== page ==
Posts for tag: Cough
Whooping Cough, Claimed the Life of a San Bernardino County Infant
The California Department of Public Health (CDPH) announced [Tue 17 Jul 2018] pertussis, better known as whooping cough, claimed the life of a San Bernardino county infant. This is the 1st confirmed infant death from the disease since 2016, when 2 deaths occurred.
"This baby's death is a tragedy for the family and for California as a community, as this is a preventable disease," said Dr Karen Smith, CDPH director and state public health officer. "This serves as a grim reminder that whooping cough is always present in our communities, and immunizations are the 1st line of defense."
What whooping Cough looks and sounds like: https://www.youtube.com/watch?v=TIV460AQUWk
Akron's Children's Hospital Video about Pertussis: https://www.youtube.com/watch?v=8QWdEwjBEBw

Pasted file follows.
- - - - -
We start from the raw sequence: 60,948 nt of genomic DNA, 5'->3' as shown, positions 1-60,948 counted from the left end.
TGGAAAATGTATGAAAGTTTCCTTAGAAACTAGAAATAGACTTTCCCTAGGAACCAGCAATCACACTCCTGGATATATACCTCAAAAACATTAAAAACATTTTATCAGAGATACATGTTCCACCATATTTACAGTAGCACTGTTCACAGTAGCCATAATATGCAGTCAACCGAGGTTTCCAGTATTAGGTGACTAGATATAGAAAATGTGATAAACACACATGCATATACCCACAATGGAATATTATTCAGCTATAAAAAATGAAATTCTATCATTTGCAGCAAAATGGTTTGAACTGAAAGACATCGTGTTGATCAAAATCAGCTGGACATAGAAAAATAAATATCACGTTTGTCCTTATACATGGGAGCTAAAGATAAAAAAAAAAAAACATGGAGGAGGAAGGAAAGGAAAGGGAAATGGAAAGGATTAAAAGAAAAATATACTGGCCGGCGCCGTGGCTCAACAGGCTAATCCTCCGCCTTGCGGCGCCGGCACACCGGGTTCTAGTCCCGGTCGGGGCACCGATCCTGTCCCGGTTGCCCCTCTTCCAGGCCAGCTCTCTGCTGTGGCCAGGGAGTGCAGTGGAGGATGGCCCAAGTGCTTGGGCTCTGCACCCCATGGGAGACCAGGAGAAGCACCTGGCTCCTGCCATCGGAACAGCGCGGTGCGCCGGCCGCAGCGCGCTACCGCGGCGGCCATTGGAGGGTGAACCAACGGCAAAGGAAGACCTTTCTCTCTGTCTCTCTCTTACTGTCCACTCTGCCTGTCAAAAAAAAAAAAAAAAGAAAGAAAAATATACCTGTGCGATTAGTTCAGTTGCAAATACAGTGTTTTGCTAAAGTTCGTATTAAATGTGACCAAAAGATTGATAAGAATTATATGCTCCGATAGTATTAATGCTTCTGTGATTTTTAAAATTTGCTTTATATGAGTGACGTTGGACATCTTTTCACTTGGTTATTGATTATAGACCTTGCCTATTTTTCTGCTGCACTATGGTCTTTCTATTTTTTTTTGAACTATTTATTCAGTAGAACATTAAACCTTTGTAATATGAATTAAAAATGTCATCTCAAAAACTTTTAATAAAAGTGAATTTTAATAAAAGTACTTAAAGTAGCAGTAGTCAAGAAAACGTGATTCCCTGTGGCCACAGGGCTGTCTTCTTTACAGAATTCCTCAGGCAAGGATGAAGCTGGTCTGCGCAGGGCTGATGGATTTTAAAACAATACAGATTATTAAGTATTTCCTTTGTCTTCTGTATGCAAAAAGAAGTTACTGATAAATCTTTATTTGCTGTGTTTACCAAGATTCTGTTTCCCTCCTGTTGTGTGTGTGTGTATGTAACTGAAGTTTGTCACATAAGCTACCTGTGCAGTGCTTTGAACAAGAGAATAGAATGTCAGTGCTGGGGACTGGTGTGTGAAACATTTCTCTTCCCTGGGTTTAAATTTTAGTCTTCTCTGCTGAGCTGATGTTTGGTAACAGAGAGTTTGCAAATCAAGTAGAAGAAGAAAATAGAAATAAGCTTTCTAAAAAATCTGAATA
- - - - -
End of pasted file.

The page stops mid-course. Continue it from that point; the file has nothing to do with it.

Each year, 50-200 California infants are hospitalized with pertussis. CDPH and the Centers for Disease Control and Prevention (CDC) recommend that expectant mothers receive the whooping cough booster shot (also called Tdap, or tetanus, diphtheria and acellular pertussis vaccine) at the earliest opportunity between 27 and 36 weeks of every pregnancy, even if previously immunized. Getting immunized during pregnancy boosts a mother's immunity and passes on protective antibodies directly to their babies before birth. This helps protect newborns until they are old enough to begin receiving their own whooping cough immunizations at 6 to 8 weeks of age.